Yellow Springs schools eye hiring fundraiser
- Published: March 26, 2015
Yellow Springs schools are considering increasing expenditures next year for a new full-time employee to help raise private funds for the district. School board members discussed the issue at a work session last week in which they did not make final decisions or take any votes. They will address the topic again at the regular board meeting on April 9.
The district has already started down the private funding path. In 2013 the schools agreed to open a private fund known as Yellow Springs Exempted Village Schools Capital and Endowment Fund, or YSCAPE, to support the academic transition to project-based learning. The fund, administered by the Yellow Springs Community Foundation with an advisory committee of school personnel, was seeded with a private donation of $150,000 meant to support early teacher training and encourage additional giving.
The following year, the district also agreed to use some YSCAPE funds for a part-time position for Yellow Springs High School alumna Naomi (Sikes-Gilbert) Bongorno to start a Yellow Springs schools alumni fund for the district. Last summer she began working with an alumni development committee led by school board member Evan Scott and school counselor John Gudgel, to start an alumni database and begin networking for the alumni fund. Other alumni board members include Erika (Heaton) Grushon, Cammy Dell Grote, Annette Schooler Zander, Diara (Fleming) Spelmon, Mikasa Simms, parent representative Bruce Bradtmiller and school board representative Sean Creighton.
To date, the YSCAPE fund has been nearly spent down to support PBL training for teachers and is expected to be depleted by the end of the summer. And starting the alumni fund has been a larger undertaking than one part-time employee and a volunteer committee can manage. (So far the group has identified approximately 2,000 YSHS alumni and has contact information for almost 200.) The team’s members told the school board last week that the job demands a full-time fundraising expert at a potential annual cost of $100,000 in salary and benefits.
“You need a full-time dedicated person to work with the alumni association” to build an effective alumni fund, Gudgel said. Just to pay the fundraiser would require an endowment of $3 million, according to Bongorno, but the position will at first need to be funded by another source, such as the school district, in order to create even a baseline endowment.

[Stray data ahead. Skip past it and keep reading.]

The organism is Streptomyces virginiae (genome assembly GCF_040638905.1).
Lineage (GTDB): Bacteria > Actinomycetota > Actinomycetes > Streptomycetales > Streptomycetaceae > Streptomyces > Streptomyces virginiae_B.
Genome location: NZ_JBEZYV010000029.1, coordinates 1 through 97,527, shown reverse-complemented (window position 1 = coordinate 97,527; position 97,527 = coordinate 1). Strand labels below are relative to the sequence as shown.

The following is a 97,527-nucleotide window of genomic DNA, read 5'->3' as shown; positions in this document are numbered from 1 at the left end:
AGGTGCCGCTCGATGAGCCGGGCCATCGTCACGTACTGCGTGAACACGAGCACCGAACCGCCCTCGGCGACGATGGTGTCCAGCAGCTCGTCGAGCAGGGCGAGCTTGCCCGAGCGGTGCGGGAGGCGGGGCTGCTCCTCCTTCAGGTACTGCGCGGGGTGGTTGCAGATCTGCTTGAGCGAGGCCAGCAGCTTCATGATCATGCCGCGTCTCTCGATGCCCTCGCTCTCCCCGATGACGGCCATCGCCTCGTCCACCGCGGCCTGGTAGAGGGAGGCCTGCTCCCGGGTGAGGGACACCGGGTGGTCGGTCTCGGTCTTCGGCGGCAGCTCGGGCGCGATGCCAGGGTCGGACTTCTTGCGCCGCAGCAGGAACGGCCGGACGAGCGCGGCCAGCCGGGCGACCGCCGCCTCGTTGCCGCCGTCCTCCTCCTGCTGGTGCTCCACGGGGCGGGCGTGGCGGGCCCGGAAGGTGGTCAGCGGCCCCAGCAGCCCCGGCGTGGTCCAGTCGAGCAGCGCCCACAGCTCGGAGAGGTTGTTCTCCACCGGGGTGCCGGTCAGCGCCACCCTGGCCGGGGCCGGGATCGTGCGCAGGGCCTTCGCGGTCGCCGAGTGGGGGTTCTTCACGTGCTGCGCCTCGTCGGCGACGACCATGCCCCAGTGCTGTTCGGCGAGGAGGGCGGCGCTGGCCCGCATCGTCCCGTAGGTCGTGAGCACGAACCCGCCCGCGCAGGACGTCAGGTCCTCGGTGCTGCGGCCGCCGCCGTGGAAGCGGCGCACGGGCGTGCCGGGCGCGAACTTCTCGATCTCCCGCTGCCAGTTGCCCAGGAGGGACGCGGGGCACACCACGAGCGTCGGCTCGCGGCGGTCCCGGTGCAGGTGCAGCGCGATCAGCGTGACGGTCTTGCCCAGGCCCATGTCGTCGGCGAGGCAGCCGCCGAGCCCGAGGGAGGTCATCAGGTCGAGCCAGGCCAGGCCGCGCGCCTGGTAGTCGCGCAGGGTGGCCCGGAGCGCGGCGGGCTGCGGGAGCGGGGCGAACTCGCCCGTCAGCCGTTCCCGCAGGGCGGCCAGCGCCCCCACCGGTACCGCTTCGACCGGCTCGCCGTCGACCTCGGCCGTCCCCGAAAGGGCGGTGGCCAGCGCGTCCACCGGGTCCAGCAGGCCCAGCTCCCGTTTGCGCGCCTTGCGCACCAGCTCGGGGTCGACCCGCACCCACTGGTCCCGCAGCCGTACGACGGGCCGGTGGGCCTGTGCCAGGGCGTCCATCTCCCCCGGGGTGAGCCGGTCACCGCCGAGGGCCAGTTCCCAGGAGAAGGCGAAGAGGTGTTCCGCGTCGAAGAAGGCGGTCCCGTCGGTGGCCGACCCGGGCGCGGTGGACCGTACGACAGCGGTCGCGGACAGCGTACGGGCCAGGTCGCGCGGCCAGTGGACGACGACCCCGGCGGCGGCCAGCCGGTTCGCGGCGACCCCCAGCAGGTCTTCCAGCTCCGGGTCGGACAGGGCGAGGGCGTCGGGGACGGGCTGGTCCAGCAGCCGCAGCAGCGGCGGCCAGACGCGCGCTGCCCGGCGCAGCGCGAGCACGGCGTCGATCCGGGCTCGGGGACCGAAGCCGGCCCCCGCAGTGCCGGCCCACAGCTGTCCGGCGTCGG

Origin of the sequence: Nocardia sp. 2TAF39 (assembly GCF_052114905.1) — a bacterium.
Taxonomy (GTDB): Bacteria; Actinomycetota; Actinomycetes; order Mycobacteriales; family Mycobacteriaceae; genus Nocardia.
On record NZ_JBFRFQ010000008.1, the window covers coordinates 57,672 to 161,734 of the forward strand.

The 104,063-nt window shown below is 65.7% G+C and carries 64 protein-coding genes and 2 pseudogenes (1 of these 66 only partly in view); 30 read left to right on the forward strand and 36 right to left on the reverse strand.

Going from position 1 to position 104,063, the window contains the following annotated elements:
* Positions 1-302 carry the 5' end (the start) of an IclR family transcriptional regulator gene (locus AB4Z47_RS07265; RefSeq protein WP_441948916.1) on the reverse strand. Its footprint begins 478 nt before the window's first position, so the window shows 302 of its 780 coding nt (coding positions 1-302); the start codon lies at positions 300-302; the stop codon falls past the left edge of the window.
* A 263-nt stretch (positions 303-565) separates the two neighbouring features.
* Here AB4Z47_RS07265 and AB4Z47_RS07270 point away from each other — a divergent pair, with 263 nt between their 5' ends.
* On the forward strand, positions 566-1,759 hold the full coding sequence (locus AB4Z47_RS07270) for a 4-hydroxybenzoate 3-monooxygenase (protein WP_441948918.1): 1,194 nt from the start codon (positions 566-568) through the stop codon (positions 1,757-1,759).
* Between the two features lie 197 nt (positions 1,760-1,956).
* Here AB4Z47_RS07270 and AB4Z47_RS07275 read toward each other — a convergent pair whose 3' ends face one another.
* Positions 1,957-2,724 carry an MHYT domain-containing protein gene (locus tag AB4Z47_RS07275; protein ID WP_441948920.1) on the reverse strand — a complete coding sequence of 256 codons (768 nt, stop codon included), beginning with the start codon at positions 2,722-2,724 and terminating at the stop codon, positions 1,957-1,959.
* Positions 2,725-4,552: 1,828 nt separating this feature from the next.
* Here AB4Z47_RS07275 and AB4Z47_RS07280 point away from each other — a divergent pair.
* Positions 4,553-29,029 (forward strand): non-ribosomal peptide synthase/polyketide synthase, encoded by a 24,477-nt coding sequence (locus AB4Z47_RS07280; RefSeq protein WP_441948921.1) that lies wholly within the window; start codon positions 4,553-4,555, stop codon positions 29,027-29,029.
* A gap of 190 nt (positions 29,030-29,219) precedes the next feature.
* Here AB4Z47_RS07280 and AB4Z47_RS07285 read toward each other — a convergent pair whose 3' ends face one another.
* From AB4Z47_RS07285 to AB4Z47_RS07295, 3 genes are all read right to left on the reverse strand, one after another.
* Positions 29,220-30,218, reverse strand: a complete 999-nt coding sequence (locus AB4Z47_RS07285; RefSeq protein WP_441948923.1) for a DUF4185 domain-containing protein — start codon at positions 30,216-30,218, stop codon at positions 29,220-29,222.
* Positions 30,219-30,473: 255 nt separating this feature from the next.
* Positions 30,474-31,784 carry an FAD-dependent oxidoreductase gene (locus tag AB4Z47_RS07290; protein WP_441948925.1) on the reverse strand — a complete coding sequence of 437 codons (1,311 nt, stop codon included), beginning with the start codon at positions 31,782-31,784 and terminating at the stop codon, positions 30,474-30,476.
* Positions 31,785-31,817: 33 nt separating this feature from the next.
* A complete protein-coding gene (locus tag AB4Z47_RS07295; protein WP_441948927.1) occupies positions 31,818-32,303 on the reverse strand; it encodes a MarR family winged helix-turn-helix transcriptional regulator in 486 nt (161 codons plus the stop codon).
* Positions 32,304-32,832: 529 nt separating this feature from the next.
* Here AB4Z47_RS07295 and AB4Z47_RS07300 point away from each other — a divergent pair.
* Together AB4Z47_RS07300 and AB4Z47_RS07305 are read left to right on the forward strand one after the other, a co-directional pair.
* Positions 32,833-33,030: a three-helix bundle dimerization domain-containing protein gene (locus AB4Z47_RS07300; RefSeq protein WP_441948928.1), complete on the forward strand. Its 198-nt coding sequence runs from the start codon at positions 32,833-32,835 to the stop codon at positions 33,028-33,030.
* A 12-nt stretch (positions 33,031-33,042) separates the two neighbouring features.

To simplify all the private funds, the YSCAPE fund recently merged with the alumni fund to create a new Village of Yellow Springs Public Schools Fund.
The new fundraising position would increase cost without an equivalent revenue stream to cover it. That “deficit spending” would be an addition to the $120,000 in spending over revenue expected to start next year to support the full block schedule for project-based learning.
While the district has ample reserves of $3.1 million to cover temporary deficits, Basora cautioned the school board to consider the multliplying effect of unfunded spending over multiple years. He suggested that some revenue could be generated by increasing open enrollment or possibly more state funding, which he predicted might increase by 10 percent next year.
In school board business from the regular March 12 meeting:
• As of March 12, the schools had used nine calamity days for the 2014–15 school year. The state allows up to five days, which means the district will add four days to the end of the school year, which will now officially end on June 4.
• Fourth grade teacher Ben Trumbull resigned in February after 18 years with the district. His decision was effective immediately. McKinney school guidance counselor Linda Sikes announced her plans to retire at the end of the school year after over 14 years with the district.
The board approved the hiring of Kristin (Adkins) McNeeley as the Mills Lawn Title I teacher and coordinator.
• The board held an executive session to discuss a personnel issue and did not make any decisions following the session.
• The April school board meeting was rescheduled for Thursday, April 16, at 7 p.m.
A school board work session has been scheduled for April 23 at 8:30 a.m. to discuss board development and ongoing issues. Work sessions are official school board meetings in which issues are discussion only and no motions are passed nor votes taken.